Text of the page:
A Georgia man who was wrongfully convicted of murder in 2001 walked free last week, and a podcast is being credited with helping to bring attention to his case.
“All this weight has been lifted,” Joey Watkins said in a Sept. 22 statement. “I can’t even begin to express what I feel like right now. I’m finally an adult. I’m free.”
Watkins was initially accused of fatally shooting Isaac Dawkins, 21, while he was driving on a highway in Rome, Georgia, on Jan. 11, 2000, one year after the incident occurred.
Prosecutors pointed to Watkins as the alleged driver of a small, blue car that was involved in the shooting.
He was sentenced to life in prison despite having an alibi that his defense team confirmed through phone records and several people, according to the Georgia Innocence Project (GIP), which advocates for the wrongly convicted.
Mark Free, the alleged shooter in Dawkins’ death and passenger in the small, blue car, was tried separately and acquitted on all charges, according to GIP.
Watkins maintained his innocence for over 22 years, and in April 2022, Walker County Superior Court Judge Don Thompson overturned his conviction, therefore granting Watkins a new trial.
The Supreme Court of Georgia unanimously affirmed Thompson’s ruling in December 2022, and Watkins was released on bond in January 2023. He was officially exonerated on Sept. 21 after the Floyd County district attorney decided not to pursue further charges against him.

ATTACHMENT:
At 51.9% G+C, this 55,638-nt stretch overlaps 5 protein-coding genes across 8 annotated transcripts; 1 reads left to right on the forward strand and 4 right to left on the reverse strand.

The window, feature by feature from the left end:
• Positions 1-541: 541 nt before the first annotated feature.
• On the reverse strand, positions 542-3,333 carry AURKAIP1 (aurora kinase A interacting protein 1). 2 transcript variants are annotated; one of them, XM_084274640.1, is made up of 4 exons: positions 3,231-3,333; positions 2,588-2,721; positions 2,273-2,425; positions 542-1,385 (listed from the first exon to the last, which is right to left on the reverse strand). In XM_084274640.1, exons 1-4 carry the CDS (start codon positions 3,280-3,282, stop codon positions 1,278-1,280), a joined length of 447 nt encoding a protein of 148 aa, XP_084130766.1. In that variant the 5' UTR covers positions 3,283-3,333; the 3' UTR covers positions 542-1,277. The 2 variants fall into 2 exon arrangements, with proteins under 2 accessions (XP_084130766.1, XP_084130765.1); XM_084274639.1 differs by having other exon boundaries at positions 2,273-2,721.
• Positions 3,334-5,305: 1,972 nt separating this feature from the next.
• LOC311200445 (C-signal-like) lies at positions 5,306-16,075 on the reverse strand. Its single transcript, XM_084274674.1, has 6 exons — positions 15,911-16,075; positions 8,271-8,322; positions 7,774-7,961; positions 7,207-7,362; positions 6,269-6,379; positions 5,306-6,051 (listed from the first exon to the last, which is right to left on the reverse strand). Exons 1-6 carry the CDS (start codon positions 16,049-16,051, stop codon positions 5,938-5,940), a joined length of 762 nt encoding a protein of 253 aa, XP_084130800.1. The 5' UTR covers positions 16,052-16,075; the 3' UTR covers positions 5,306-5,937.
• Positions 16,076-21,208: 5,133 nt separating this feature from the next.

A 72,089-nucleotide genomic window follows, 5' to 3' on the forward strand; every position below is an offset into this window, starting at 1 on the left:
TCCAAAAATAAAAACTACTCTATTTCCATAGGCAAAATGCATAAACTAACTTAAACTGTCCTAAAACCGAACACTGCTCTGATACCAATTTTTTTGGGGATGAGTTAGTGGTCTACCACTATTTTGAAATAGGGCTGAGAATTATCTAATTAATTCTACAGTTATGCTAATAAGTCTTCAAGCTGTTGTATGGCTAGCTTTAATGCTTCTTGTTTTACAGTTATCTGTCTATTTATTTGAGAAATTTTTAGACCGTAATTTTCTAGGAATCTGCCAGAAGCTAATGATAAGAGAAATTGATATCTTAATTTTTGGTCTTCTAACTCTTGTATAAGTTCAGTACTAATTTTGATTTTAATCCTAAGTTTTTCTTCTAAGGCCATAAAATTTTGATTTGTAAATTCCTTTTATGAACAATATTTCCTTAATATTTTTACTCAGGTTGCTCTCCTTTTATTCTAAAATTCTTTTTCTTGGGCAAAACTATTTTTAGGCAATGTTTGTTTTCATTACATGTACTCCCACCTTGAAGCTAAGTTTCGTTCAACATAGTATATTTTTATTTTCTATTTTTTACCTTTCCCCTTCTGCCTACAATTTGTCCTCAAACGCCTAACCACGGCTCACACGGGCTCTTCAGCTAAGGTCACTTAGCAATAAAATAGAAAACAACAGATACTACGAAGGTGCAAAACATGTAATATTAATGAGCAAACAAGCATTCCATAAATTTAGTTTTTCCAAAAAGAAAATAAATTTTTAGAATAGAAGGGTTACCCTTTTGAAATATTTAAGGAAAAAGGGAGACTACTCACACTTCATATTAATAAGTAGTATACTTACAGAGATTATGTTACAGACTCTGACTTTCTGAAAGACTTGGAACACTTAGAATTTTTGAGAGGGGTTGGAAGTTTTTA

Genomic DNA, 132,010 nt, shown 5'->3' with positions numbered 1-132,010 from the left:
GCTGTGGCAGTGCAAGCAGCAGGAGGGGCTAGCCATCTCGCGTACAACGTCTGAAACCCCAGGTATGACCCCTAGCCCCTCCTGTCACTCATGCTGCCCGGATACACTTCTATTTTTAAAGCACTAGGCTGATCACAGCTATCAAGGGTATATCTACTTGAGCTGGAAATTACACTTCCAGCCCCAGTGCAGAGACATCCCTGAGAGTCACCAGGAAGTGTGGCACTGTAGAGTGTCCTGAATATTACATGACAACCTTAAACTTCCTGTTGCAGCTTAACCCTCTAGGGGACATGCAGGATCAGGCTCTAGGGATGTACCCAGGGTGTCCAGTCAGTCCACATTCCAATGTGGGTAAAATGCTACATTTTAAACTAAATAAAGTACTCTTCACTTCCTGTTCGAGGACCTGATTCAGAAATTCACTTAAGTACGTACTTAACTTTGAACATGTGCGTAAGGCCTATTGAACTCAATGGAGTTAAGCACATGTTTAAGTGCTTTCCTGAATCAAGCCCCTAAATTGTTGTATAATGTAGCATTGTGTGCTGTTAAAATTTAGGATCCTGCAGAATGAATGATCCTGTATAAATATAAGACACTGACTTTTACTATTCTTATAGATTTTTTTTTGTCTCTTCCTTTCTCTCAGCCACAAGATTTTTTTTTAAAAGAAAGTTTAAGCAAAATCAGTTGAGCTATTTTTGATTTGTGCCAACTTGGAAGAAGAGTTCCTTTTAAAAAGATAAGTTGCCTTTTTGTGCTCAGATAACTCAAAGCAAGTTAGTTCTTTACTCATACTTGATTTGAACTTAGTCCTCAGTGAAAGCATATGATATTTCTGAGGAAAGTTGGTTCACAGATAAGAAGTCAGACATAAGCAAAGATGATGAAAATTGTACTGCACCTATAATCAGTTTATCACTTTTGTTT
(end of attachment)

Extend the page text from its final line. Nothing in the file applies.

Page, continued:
“Words cannot describe how grateful I am,” Watkins said.
Watkins received national support after his case was featured on the “Undisclosed” podcast, according to the GIP.
The podcast “investigates wrongful convictions, and the U.S. criminal justice system, by taking a closer look at the perpetration of a crime, its investigation, the trial, and ultimate verdict… and finding new evidence that never made it to court,” according to the “Undisclosed” website.
“We are very grateful, not only to our amazing co-counsel Ben Goldberg, Noah Pines and Meagan Hurley, but also that the prosecuting attorney exercised her discretion to do justice in this case and right the wrong of Joey’s 22 years of wrongful imprisonment,” GIP senior attorney Christina Cribbs said in a Sept. 22 statement.
Georgia is one of 12 states that does not offer financial compensation to the wrongly convicted, according to a GoFundMe page for Watkins titled “Joey Watkins – Exonerated and Free After 22 Years.”
Since his release earlier this year, Watkins has been spending time at home with his family and working at his family’s used car business, Watkins Auto, according to the GoFundMe.